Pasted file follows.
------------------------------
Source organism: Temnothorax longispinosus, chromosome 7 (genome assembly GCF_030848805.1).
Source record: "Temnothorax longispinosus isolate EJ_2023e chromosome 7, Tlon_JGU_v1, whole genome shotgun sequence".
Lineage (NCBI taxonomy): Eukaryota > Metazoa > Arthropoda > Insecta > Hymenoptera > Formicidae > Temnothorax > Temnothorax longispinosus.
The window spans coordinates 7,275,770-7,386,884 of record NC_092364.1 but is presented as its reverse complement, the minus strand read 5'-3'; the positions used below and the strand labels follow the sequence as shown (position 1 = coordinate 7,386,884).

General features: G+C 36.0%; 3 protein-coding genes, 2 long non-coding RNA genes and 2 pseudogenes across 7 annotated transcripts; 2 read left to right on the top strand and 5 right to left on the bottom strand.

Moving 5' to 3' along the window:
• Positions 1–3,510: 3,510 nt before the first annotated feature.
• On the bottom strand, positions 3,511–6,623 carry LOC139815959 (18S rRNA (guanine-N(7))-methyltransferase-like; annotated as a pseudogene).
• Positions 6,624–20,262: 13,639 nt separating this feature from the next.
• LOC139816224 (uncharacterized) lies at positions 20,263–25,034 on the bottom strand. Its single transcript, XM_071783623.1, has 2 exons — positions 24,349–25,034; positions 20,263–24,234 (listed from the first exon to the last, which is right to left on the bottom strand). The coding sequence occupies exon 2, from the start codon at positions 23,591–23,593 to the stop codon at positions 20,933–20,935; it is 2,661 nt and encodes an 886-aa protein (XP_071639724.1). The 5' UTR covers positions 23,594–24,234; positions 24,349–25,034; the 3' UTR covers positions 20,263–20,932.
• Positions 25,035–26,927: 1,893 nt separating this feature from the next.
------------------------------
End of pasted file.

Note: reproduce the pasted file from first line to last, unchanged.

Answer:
Source organism: Temnothorax longispinosus, chromosome 7 (genome assembly GCF_030848805.1).
Source record: "Temnothorax longispinosus isolate EJ_2023e chromosome 7, Tlon_JGU_v1, whole genome shotgun sequence".
Lineage (NCBI taxonomy): Eukaryota > Metazoa > Arthropoda > Insecta > Hymenoptera > Formicidae > Temnothorax > Temnothorax longispinosus.
The window spans coordinates 7,275,770-7,386,884 of record NC_092364.1 but is presented as its reverse complement, the minus strand read 5'-3'; the positions used below and the strand labels follow the sequence as shown (position 1 = coordinate 7,386,884).

General features: G+C 36.0%; 3 protein-coding genes, 2 long non-coding RNA genes and 2 pseudogenes across 7 annotated transcripts; 2 read left to right on the top strand and 5 right to left on the bottom strand.

Moving 5' to 3' along the window:
• Positions 1–3,510: 3,510 nt before the first annotated feature.
• On the bottom strand, positions 3,511–6,623 carry LOC139815959 (18S rRNA (guanine-N(7))-methyltransferase-like; annotated as a pseudogene).
• Positions 6,624–20,262: 13,639 nt separating this feature from the next.
• LOC139816224 (uncharacterized) lies at positions 20,263–25,034 on the bottom strand. Its single transcript, XM_071783623.1, has 2 exons — positions 24,349–25,034; positions 20,263–24,234 (listed from the first exon to the last, which is right to left on the bottom strand). The coding sequence occupies exon 2, from the start codon at positions 23,591–23,593 to the stop codon at positions 20,933–20,935; it is 2,661 nt and encodes an 886-aa protein (XP_071639724.1). The 5' UTR covers positions 23,594–24,234; positions 24,349–25,034; the 3' UTR covers positions 20,263–20,932.
• Positions 25,035–26,927: 1,893 nt separating this feature from the next.